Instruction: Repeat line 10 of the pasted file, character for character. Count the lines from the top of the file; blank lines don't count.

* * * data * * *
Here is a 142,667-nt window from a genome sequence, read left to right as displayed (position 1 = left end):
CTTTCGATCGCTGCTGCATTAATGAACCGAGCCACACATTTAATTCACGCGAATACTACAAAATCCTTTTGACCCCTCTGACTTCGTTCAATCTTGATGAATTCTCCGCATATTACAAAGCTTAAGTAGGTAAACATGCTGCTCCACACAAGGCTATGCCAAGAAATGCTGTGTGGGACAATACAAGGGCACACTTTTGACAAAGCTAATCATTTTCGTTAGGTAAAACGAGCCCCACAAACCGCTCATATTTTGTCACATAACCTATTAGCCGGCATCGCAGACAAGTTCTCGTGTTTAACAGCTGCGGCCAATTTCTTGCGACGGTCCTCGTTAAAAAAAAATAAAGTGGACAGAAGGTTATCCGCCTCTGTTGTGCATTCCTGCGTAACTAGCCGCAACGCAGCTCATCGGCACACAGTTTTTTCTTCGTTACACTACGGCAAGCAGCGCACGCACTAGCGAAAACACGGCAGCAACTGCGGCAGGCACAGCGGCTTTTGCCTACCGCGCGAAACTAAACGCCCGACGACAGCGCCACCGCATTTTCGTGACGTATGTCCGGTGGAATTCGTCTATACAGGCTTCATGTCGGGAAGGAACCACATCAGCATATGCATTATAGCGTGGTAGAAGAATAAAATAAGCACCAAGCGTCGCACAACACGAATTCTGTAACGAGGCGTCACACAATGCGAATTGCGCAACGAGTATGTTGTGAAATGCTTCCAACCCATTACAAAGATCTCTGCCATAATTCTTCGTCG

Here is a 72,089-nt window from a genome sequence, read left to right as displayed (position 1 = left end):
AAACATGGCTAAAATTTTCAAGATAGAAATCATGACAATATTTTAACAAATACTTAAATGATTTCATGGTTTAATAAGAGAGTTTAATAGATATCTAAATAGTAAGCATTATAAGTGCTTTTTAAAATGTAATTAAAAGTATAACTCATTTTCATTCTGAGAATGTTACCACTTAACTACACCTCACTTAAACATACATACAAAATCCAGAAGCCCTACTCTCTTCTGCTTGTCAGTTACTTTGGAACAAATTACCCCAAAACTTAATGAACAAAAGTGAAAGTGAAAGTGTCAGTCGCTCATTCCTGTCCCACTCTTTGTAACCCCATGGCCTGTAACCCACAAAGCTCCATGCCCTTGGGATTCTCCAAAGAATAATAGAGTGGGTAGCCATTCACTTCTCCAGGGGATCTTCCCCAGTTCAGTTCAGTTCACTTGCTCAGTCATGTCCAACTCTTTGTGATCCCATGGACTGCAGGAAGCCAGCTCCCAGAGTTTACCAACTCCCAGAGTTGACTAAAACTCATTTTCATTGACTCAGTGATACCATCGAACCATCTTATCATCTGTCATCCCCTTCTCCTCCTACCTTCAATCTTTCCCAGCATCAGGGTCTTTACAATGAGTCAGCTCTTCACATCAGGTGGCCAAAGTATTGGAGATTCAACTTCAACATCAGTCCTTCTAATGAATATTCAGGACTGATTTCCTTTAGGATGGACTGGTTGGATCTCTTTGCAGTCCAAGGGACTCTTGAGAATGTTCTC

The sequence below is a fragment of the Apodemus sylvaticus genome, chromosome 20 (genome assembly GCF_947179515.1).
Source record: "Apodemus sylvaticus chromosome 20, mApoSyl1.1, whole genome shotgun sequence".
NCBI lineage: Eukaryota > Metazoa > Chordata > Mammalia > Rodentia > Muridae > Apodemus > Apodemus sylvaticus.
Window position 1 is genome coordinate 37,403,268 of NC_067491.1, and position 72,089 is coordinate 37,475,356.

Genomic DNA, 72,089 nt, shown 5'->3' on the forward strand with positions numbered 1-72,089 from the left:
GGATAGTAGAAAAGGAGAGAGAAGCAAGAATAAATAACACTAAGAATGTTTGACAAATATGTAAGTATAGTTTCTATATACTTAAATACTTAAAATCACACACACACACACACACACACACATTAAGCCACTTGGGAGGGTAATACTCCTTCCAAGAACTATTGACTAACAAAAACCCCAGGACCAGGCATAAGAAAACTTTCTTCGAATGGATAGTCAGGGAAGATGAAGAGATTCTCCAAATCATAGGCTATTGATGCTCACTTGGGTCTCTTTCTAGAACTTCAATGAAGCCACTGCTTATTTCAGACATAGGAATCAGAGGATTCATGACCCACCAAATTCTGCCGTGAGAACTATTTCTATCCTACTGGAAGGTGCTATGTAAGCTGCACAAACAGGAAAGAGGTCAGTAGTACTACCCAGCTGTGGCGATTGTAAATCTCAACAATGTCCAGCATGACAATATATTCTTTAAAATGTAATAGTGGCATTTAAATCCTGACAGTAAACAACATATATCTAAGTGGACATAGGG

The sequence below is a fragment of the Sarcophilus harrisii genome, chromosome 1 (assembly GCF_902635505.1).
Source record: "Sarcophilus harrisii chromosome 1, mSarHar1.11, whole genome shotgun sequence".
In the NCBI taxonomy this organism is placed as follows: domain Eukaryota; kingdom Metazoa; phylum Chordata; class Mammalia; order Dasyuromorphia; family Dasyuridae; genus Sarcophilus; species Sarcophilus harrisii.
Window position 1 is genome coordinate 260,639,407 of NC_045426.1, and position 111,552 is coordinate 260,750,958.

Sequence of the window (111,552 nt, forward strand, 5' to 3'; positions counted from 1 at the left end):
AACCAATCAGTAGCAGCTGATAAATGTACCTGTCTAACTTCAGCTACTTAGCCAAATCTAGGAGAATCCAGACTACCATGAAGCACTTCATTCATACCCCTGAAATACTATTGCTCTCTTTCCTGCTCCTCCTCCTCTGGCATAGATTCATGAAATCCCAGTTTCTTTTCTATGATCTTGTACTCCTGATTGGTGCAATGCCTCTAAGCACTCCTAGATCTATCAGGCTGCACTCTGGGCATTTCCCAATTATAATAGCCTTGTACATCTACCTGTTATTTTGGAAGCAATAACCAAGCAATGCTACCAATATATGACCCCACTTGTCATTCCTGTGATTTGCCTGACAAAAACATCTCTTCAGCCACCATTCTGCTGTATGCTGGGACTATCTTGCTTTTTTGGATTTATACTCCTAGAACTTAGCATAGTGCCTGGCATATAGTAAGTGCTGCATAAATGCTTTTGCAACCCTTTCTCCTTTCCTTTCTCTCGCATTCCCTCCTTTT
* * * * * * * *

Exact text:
GGATAGTAGAAAAGGAGAGAGAAGCAAGAATAAATAACACTAAGAATGTTTGACAAATATGTAAGTATAGTTTCTATATACTTAAATACTTAAAATCACACACACACACACACACACACACATTAAGCCACTTGGGAGGGTAATACTCCTTCCAAGAACTATTGACTAACAAAAACCCCAGGACCAGGCATAAGAAAACTTTCTTCGAATGGATAGTCAGGGAAGATGAAGAGATTCTCCAAATCATAGGCTATTGATGCTCACTTGGGTCTCTTTCTAGAACTTCAATGAAGCCACTGCTTATTTCAGACATAGGAATCAGAGGATTCATGACCCACCAAATTCTGCCGTGAGAACTATTTCTATCCTACTGGAAGGTGCTATGTAAGCTGCACAAACAGGAAAGAGGTCAGTAGTACTACCCAGCTGTGGCGATTGTAAATCTCAACAATGTCCAGCATGACAATATATTCTTTAAAATGTAATAGTGGCATTTAAATCCTGACAGTAAACAACATATATCTAAGTGGACATAGGG